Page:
Sometime this summer my mom and I had a conversation about housework. She talked about ironing and making her own bed, and about how her home and all the stuff in it felt more like they belonged to her when she did her own housework. As I imagined her finger tips pulling on bedsheets, it struck me as true that her hand transferred something more, invisible, yes, but definitely something more. I might call it, a kind of cozy, essential spirit of ownership or claiming. I could see sweet clouds of attention blooming in all corners of my mother's house, there at her stove, back near the front door, across at a side table, the silent pulse of her home beating softly.
And because my mind has not yet escaped the trap of this or that, the comparing, the measuring, the evaluation, I wondered what that said about me these days. Because lately, I've had a lot of help with housework. And if I'm being really honest with you all, I have to admit that I don't do as much as I think I should.
The question tumbled in my mind as my family traveled through out the summer. From time to time it made me feel a little bit hollow, and had me wondering if I would be a better person (ha, see that...it's that halo aspiration again), or alternatively if my life would feel connected, if I did more housework. The question would pop in and out like the moon on a cloudy night, until one day I experienced the question differently.
I was standing at the edge of Mokapu beach in Maui, the same one I wrote about last February. Hot, and sweaty and worked out at the end of a jog, I peeled off my vacuum sealed running outfit, down to a basic bikini that I had layered underneath. A warm breeze blew against my skin, and my toes wiggled at the edge of the enormous, unquantifiable pleasure I was about to dive into. Right there, the question flipped for me.
If my mother's home became more hers by her touch, what happened to the ocean when I offered up my whole nearly naked body? It was obvious that a thing so vast and unknowable as the ocean would never, could never belong to me. And yet there was an exchange going on. There was the salt that I licked from my lips and that dried my hair into sticky curls at the back of my neck, there was the way that the sound of my breathing, no matter how far I was from the sea, could always, always take me back to the shoreline, and there was the fact of me, my whole body submerged. What was that?
And then it occurred to me. The ocean did not belong to me, but I belonged to it. Before any knowing or thinking was born in my mind, before I was ten, before I was one, before all things, I was claimed by the sea in a way that would always and forever be one of the truest things about me. It is my homecoming, the place where I can breathe and be and remember that I am not the sum of my achievements. The ocean is not the only thing I belong to, but it is one of the ones that is most essential.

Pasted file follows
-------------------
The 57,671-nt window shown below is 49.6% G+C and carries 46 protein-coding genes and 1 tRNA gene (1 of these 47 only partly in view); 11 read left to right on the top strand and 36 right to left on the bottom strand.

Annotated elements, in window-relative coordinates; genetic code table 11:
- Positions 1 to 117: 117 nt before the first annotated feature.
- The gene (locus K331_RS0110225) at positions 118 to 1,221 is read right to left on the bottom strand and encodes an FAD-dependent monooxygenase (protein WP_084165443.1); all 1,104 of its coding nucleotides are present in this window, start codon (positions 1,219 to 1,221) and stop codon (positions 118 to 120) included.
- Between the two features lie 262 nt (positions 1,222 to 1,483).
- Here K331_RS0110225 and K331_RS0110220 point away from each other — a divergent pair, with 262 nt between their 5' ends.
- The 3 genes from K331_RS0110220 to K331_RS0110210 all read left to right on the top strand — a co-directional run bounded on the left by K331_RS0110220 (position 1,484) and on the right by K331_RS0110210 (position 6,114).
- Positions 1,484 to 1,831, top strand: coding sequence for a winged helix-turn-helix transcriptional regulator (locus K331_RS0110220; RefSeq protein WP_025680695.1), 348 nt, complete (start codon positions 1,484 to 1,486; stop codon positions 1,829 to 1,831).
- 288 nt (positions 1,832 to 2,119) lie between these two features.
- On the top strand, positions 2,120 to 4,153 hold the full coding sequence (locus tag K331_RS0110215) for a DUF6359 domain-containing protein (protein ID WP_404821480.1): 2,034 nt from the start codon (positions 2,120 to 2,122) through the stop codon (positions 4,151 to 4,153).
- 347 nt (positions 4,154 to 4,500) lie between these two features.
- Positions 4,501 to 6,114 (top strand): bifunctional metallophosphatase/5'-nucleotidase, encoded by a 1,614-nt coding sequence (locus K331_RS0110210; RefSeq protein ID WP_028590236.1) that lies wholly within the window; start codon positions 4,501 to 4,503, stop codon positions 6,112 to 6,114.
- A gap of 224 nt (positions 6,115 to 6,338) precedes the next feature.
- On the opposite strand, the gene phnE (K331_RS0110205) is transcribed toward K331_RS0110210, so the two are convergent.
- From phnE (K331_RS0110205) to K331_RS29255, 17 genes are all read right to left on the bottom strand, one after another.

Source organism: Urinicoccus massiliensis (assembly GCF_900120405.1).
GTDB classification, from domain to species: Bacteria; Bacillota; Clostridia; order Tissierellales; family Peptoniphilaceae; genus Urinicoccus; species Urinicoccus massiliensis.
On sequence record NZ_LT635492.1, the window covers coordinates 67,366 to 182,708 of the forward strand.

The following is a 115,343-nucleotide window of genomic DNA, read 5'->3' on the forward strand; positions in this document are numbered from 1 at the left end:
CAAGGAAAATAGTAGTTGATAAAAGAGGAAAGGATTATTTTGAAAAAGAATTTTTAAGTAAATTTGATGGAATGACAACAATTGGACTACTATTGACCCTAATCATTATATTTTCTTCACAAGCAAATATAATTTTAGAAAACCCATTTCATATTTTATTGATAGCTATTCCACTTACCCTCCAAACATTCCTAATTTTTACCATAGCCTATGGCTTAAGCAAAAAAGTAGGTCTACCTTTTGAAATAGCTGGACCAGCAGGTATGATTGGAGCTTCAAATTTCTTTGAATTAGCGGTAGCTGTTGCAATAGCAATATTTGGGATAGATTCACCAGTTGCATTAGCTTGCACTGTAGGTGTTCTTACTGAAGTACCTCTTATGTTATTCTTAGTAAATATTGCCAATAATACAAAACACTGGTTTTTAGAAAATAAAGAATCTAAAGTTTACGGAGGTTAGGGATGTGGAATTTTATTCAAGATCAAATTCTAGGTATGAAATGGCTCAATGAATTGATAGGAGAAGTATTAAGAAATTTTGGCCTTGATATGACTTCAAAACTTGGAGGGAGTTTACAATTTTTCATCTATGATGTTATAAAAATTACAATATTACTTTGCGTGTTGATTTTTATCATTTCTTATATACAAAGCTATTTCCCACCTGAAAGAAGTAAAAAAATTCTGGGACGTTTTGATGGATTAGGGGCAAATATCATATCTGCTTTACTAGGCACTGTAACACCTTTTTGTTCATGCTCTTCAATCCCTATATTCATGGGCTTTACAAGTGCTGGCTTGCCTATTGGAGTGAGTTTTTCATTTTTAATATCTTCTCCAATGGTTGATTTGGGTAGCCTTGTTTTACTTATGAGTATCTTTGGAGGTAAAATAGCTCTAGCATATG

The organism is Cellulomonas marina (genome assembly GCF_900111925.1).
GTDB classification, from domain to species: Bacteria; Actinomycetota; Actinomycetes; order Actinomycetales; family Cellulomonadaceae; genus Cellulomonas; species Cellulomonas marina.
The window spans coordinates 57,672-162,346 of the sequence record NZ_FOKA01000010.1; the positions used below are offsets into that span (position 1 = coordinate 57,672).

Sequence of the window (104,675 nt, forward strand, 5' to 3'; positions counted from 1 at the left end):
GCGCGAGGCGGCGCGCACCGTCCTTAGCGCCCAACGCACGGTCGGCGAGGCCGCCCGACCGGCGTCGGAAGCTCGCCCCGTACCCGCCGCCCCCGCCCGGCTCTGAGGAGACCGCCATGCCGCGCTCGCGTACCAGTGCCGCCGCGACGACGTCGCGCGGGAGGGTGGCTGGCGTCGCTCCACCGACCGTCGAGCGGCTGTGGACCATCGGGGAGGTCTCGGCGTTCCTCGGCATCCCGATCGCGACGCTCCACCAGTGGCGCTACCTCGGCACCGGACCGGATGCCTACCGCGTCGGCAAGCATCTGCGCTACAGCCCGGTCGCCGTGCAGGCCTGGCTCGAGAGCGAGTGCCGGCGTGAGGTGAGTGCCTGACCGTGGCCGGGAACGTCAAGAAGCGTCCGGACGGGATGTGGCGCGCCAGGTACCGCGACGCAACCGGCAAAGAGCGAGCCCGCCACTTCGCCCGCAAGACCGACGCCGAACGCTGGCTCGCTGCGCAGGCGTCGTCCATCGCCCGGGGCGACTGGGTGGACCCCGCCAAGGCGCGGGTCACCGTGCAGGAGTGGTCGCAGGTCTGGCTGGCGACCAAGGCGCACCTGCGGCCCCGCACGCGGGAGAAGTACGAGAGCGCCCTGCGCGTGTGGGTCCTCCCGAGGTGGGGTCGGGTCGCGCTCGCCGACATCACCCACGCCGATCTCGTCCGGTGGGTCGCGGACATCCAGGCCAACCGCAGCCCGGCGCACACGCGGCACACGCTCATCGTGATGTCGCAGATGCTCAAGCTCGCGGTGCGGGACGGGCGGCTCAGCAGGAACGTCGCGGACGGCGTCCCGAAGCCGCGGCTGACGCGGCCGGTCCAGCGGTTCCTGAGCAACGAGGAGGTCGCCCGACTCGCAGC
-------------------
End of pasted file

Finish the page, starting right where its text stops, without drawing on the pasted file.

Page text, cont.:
Similarly, my mother's home belongs to her, but if I asked her, I think she would agree that she belongs to home, not just her home, but the spirit of home, the home of all things. As a therapist she is the ultimate tender of the home fires, lighting the spark, fanning the flames, even-ing the glow of that inner fire that is each of her patients' inner home. As a mother, she is expert at creating a sense of family and safe haven through a good meal, a hot cup of tea and an infinite collection of things that at one time belonged to one relative or another. As a person of faith, she is Hestia's priestess, speaking the gospel of the hearth, taming the flames that cook up all that life has to offer. Not only do I think she would agree with this, I actually think she might like it. I hope when she reads this she feels like her housework is mythical, because I think it might just be.
And so it really was never a question of housework or being a better person, after all. It was a question of what I belonged to over the summer and what I belong to right now. Right now, back in Palo Alto I belong to my family, I belong to a few heartstrong friends, I belong to Palo Alto and all it means to me, to writing, to coaching and to a creaky old German Shepherd named Chicca. There are a few other things in there, I'm sure, but for now, for this season those feel like the ones claiming me.
It's good to be home after break. Welcome back to the blog. I've really missed the the feeling of my writing mingling with people I care about. Welcome back.